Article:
Hey pilots, we get it: We know the airplane is doing most of the work. You mostly just have to sit there and push a few buttons. But that's no excuse to be drunk on a flight.

On Wednesday morning in Buffalo, airport police removed pilot James Clifton from a JetBlue flight before takeoff. Sobriety tests indicated his blood alcohol level was more than four times the legal limit.

The Federal Aviation Administration's policy on pilots boozing is pretty stringent. Anyone with a blood alcohol level of 0.04 or higher is not supposed to be piloting an aircraft. By comparison, the threshold for operating a motor vehicle while intoxicated is 0.08 in New York.

As a result of its pilot's irresponsibility, the JetBlue flight Clifton was supposed to helm took off more than four hours late. Which, if you're a frequent air traveler, might be the most infuriating part of all.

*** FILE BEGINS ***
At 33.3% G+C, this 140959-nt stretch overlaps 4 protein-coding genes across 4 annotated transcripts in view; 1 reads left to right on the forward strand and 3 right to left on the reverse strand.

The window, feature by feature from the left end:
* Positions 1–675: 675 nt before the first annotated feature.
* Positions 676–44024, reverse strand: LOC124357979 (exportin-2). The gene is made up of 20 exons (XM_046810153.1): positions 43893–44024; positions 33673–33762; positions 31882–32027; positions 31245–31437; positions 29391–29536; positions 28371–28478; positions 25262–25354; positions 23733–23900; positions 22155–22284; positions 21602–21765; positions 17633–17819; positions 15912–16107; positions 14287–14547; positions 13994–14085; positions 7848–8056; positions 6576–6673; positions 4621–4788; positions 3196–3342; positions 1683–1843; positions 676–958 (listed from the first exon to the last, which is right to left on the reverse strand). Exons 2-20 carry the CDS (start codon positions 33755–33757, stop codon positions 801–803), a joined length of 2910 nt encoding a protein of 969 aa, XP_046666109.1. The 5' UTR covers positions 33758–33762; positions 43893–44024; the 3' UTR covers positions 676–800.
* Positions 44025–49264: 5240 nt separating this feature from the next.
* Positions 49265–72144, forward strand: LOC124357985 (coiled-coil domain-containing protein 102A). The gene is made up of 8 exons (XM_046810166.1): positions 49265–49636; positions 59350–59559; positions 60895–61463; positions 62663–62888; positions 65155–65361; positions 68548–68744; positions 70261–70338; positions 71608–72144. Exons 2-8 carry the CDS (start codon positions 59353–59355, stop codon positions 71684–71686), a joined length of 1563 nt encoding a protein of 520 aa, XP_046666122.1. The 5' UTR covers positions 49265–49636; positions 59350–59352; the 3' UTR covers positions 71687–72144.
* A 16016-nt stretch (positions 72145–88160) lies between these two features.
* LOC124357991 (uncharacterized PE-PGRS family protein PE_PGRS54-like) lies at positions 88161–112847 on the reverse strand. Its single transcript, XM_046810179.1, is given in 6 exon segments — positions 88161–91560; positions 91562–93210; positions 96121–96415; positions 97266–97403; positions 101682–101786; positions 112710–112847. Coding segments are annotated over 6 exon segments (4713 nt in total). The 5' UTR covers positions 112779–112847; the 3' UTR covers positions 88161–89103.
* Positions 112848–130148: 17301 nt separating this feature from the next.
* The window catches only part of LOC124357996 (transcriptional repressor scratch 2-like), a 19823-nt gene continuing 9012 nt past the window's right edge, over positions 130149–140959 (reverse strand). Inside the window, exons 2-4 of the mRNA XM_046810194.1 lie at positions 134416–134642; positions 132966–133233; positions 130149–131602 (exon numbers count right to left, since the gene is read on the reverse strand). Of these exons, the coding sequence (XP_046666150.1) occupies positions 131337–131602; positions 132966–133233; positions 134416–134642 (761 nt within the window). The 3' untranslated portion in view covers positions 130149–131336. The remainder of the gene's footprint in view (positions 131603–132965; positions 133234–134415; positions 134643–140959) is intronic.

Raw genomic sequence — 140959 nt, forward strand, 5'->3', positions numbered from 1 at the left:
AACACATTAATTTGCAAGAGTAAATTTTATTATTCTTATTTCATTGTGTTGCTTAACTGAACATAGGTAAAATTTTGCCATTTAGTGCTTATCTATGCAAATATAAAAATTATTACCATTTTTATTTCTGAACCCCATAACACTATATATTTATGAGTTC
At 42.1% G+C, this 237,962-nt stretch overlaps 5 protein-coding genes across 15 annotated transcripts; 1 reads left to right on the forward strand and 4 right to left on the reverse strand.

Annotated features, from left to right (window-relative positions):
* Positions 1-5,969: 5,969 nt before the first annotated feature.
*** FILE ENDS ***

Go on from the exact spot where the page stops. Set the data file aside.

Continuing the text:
In a statement, JetBlue spokesperson Derek Dombrowski said "the crew member was involved has been removed from his duties."

Unfortunately, this is not the first incident of an airplane pilot being too drunk to fly:

In 2016, co-pilot Sean Michael Fitzgerald had a blood alcohol level of 0.34 and was arrested before takeoff. He spent a year in prison.

Also in 2016, two Canadian Air Transat pilots were arrested before taking off from Glasgow, Scotland amid suspicions they were both intoxicated.

In 2002, two pilots were arrested for operating America West Airlines Flight 556 out of Miami. This flight actually left the ground, and the two men were ordered to return the aircraft to the airport.

Frequent fliers should rest assured that incidents like these are rare, it's just the nature of flying that seems to heighten the seriousness. After all, you can't ask a 747 to pull over.

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